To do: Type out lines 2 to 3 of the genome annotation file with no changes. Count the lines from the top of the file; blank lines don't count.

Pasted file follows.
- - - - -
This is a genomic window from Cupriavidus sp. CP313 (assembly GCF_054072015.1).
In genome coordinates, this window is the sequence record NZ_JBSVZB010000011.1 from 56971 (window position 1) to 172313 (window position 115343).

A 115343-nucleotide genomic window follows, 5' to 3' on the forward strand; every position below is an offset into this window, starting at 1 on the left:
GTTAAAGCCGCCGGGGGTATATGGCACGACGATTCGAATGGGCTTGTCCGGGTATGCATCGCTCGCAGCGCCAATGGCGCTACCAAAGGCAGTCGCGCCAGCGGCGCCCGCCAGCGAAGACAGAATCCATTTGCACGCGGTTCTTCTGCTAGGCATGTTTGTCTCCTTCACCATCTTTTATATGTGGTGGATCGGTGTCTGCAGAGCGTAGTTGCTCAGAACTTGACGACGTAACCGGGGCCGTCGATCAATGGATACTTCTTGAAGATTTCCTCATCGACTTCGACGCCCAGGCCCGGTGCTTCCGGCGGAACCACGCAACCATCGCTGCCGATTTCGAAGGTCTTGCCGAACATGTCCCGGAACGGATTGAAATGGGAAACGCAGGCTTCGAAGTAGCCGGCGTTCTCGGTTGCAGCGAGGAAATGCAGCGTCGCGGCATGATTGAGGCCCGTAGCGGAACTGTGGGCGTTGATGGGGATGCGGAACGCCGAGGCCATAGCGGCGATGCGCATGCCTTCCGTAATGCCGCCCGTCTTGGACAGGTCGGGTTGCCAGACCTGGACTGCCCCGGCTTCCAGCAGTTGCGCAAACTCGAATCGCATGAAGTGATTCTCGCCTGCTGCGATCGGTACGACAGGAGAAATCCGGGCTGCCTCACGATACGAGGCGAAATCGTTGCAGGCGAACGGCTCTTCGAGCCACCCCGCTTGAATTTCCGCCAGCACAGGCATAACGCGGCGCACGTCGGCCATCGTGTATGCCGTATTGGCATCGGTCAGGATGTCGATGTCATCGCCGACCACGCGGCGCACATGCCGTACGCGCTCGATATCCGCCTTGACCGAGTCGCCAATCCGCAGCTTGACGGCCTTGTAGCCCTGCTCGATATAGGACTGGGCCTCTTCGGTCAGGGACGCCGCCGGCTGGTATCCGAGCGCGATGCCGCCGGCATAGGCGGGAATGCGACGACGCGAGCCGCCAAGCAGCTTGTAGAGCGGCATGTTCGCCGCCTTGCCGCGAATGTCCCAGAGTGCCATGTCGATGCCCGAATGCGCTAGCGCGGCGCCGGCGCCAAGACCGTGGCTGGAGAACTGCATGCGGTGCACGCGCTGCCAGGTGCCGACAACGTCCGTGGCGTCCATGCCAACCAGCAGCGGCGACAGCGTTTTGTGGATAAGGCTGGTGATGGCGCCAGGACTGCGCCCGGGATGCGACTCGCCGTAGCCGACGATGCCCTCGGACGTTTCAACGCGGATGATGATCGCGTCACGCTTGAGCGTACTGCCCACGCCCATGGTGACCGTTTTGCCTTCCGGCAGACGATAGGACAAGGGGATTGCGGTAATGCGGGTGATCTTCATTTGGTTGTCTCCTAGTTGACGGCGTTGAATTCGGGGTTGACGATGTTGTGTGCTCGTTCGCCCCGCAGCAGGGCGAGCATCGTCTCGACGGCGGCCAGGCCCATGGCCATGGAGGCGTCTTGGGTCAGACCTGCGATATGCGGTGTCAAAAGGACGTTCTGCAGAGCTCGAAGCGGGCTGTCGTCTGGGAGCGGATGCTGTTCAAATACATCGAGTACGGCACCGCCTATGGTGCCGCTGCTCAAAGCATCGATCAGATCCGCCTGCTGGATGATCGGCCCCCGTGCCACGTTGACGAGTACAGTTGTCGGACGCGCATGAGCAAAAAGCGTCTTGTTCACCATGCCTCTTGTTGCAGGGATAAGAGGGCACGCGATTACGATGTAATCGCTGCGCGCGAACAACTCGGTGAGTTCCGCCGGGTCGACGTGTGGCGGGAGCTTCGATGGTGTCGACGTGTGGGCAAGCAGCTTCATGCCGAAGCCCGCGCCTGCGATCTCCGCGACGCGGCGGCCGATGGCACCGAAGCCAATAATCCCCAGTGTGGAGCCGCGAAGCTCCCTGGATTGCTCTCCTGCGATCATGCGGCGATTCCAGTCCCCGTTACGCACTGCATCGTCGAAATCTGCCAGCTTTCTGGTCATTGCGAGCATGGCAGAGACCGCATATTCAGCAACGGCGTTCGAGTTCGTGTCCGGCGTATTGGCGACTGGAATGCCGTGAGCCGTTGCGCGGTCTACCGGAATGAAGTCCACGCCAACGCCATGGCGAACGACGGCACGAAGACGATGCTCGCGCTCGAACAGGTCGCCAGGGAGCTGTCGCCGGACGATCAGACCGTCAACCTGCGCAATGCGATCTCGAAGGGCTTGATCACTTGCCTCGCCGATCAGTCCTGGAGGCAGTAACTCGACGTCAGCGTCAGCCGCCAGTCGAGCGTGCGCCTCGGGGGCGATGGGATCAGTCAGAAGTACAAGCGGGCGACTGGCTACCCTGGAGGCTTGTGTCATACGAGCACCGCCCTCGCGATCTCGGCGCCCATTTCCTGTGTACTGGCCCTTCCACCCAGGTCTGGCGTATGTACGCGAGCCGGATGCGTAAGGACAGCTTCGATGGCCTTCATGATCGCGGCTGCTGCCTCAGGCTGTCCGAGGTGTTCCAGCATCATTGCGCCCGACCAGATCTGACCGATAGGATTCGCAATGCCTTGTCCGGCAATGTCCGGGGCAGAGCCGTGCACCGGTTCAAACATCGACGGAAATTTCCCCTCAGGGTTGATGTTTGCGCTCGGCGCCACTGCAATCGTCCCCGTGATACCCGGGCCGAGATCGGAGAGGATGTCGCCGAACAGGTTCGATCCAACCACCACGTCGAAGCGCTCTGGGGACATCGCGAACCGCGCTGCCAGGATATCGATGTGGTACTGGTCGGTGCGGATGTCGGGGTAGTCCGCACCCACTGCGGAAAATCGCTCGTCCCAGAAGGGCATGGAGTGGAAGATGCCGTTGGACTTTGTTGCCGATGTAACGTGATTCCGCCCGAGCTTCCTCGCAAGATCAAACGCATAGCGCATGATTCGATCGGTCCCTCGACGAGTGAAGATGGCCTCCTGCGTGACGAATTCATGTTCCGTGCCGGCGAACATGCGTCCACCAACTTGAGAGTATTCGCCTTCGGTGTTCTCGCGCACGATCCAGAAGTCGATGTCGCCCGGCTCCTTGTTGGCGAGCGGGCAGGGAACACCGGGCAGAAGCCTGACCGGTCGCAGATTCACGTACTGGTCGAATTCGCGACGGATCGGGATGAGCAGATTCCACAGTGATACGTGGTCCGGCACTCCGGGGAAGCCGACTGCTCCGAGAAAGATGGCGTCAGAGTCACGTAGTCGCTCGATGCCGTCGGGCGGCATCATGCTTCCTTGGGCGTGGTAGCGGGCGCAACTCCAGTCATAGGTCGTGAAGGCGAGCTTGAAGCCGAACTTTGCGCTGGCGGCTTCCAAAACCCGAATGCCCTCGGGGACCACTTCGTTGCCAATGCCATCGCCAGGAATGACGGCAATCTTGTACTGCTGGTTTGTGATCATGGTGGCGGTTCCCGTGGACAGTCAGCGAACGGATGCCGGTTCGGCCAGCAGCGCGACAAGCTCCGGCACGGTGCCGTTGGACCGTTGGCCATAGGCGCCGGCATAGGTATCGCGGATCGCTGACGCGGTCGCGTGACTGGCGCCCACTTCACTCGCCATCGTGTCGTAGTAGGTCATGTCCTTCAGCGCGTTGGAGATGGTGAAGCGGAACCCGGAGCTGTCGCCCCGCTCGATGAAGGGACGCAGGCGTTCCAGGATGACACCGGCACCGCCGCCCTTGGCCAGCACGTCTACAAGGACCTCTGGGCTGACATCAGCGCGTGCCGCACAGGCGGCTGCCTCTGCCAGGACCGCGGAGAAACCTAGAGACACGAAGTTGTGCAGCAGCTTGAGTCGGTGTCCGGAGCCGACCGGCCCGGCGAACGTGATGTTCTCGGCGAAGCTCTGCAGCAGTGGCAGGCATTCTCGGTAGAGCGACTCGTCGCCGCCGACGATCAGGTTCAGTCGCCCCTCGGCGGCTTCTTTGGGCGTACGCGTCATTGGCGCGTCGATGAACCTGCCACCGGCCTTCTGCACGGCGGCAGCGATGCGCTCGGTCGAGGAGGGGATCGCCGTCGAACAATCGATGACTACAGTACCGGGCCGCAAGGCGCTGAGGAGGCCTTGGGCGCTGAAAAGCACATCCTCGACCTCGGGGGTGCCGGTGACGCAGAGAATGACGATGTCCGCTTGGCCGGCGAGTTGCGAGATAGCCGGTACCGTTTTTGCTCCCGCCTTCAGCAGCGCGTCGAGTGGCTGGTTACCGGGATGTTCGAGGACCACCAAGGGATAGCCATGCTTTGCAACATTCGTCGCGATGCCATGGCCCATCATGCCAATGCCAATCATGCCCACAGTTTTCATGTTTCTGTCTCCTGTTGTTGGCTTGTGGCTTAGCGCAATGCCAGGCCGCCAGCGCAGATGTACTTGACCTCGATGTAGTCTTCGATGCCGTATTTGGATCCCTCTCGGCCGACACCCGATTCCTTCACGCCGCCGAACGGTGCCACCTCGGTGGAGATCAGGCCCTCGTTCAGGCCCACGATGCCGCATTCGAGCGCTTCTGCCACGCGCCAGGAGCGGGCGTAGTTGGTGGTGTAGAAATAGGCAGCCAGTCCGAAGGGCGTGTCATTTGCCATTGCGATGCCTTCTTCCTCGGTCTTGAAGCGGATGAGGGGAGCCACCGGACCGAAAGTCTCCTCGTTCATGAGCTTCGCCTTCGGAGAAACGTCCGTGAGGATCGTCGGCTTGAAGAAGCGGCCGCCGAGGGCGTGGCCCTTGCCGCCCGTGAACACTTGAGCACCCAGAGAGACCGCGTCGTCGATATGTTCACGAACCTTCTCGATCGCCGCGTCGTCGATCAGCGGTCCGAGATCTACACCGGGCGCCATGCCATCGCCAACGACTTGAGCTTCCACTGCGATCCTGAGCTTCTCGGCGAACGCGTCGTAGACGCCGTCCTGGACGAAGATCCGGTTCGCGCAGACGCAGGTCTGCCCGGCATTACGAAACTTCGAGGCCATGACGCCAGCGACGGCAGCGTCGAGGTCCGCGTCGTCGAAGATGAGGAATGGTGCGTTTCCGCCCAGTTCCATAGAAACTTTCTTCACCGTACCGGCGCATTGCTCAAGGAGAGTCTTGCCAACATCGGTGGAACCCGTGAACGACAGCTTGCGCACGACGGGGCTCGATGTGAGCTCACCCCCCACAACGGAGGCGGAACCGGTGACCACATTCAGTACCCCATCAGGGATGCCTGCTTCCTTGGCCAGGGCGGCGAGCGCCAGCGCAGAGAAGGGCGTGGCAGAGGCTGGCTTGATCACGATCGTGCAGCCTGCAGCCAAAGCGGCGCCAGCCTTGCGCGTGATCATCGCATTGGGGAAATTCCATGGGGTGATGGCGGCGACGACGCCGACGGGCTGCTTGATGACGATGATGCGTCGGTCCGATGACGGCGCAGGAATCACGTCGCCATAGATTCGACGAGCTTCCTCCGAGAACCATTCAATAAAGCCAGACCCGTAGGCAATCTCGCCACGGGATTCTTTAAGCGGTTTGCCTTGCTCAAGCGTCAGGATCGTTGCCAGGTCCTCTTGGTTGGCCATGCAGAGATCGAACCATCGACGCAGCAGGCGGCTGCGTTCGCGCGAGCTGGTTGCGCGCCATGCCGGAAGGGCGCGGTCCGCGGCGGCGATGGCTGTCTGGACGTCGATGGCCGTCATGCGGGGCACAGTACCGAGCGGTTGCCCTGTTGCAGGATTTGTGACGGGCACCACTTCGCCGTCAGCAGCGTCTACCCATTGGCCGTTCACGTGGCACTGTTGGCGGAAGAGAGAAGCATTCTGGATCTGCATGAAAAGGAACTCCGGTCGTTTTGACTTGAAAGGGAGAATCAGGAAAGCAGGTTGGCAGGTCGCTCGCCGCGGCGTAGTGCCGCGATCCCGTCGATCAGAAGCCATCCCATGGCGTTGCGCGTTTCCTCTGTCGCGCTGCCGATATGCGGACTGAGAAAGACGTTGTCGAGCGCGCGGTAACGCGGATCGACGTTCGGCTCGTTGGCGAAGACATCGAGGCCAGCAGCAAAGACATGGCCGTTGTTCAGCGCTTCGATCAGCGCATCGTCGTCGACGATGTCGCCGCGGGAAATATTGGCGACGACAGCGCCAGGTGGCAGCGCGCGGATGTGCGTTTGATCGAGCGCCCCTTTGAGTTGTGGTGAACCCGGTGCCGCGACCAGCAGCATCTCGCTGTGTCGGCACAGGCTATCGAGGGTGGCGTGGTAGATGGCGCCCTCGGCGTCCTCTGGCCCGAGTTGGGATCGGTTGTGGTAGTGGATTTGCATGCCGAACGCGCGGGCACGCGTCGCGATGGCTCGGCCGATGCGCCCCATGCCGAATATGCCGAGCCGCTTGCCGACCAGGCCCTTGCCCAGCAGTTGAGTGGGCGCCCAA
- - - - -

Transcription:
In genome coordinates, this window is the sequence record NZ_JBSVZB010000011.1 from 56971 (window position 1) to 172313 (window position 115343).

A 115343-nucleotide genomic window follows, 5' to 3' on the forward strand; every position below is an offset into this window, starting at 1 on the left: